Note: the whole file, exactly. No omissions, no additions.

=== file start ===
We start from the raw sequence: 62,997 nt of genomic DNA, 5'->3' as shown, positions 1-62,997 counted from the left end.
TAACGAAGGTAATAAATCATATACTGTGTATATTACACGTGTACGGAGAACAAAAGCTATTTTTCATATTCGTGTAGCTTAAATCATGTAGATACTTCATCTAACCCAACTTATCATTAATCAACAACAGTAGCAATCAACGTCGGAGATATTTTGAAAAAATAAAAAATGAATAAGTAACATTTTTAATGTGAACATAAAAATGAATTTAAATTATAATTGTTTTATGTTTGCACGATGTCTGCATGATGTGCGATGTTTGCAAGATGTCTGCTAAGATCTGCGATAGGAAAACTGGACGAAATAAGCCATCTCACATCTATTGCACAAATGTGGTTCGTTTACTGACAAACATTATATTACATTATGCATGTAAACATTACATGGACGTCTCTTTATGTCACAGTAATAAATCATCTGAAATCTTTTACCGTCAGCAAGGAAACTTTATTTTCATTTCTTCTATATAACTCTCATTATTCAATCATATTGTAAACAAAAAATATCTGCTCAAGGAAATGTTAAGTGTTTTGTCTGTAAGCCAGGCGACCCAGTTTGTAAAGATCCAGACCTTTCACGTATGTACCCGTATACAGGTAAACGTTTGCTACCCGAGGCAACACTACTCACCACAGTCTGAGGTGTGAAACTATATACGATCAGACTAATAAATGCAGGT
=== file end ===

We start from the raw sequence: 62,997 nt of genomic DNA, 5'->3' as shown, positions 1-62,997 counted from the left end.
TAACGAAGGTAATAAATCATATACTGTGTATATTACACGTGTACGGAGAACAAAAGCTATTTTTCATATTCGTGTAGCTTAAATCATGTAGATACTTCATCTAACCCAACTTATCATTAATCAACAACAGTAGCAATCAACGTCGGAGATATTTTGAAAAAATAAAAAATGAATAAGTAACATTTTTAATGTGAACATAAAAATGAATTTAAATTATAATTGTTTTATGTTTGCACGATGTCTGCATGATGTGCGATGTTTGCAAGATGTCTGCTAAGATCTGCGATAGGAAAACTGGACGAAATAAGCCATCTCACATCTATTGCACAAATGTGGTTCGTTTACTGACAAACATTATATTACATTATGCATGTAAACATTACATGGACGTCTCTTTATGTCACAGTAATAAATCATCTGAAATCTTTTACCGTCAGCAAGGAAACTTTATTTTCATTTCTTCTATATAACTCTCATTATTCAATCATATTGTAAACAAAAAATATCTGCTCAAGGAAATGTTAAGTGTTTTGTCTGTAAGCCAGGCGACCCAGTTTGTAAAGATCCAGACCTTTCACGTATGTACCCGTATACAGGTAAACGTTTGCTACCCGAGGCAACACTACTCACCACAGTCTGAGGTGTGAAACTATATACGATCAGACTAATAAATGCAGGT